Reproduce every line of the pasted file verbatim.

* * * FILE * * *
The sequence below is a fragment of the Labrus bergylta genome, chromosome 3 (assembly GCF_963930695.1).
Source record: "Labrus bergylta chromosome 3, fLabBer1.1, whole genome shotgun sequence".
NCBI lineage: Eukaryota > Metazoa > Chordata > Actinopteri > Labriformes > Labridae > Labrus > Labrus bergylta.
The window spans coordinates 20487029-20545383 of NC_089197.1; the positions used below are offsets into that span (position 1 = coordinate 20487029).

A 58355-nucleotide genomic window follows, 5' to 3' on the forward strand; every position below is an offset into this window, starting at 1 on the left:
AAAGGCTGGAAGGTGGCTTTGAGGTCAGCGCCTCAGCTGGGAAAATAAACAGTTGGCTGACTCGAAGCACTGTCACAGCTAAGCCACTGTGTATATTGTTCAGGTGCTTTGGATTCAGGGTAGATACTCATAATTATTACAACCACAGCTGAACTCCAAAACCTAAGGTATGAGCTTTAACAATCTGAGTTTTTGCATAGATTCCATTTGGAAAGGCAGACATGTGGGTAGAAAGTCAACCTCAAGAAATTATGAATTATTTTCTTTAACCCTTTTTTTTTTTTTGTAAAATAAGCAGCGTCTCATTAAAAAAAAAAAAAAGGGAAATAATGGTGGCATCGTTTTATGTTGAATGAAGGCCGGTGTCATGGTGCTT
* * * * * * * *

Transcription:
The sequence below is a fragment of the Labrus bergylta genome, chromosome 3 (assembly GCF_963930695.1).
Source record: "Labrus bergylta chromosome 3, fLabBer1.1, whole genome shotgun sequence".
NCBI lineage: Eukaryota > Metazoa > Chordata > Actinopteri > Labriformes > Labridae > Labrus > Labrus bergylta.
The window spans coordinates 20487029-20545383 of NC_089197.1; the positions used below are offsets into that span (position 1 = coordinate 20487029).

A 58355-nucleotide genomic window follows, 5' to 3' on the forward strand; every position below is an offset into this window, starting at 1 on the left:
AAAGGCTGGAAGGTGGCTTTGAGGTCAGCGCCTCAGCTGGGAAAATAAACAGTTGGCTGACTCGAAGCACTGTCACAGCTAAGCCACTGTGTATATTGTTCAGGTGCTTTGGATTCAGGGTAGATACTCATAATTATTACAACCACAGCTGAACTCCAAAACCTAAGGTATGAGCTTTAACAATCTGAGTTTTTGCATAGATTCCATTTGGAAAGGCAGACATGTGGGTAGAAAGTCAACCTCAAGAAATTATGAATTATTTTCTTTAACCCTTTTTTTTTTTTTGTAAAATAAGCAGCGTCTCATTAAAAAAAAAAAAAAGGGAAATAATGGTGGCATCGTTTTATGTTGAATGAAGGCCGGTGTCATGGTGCTT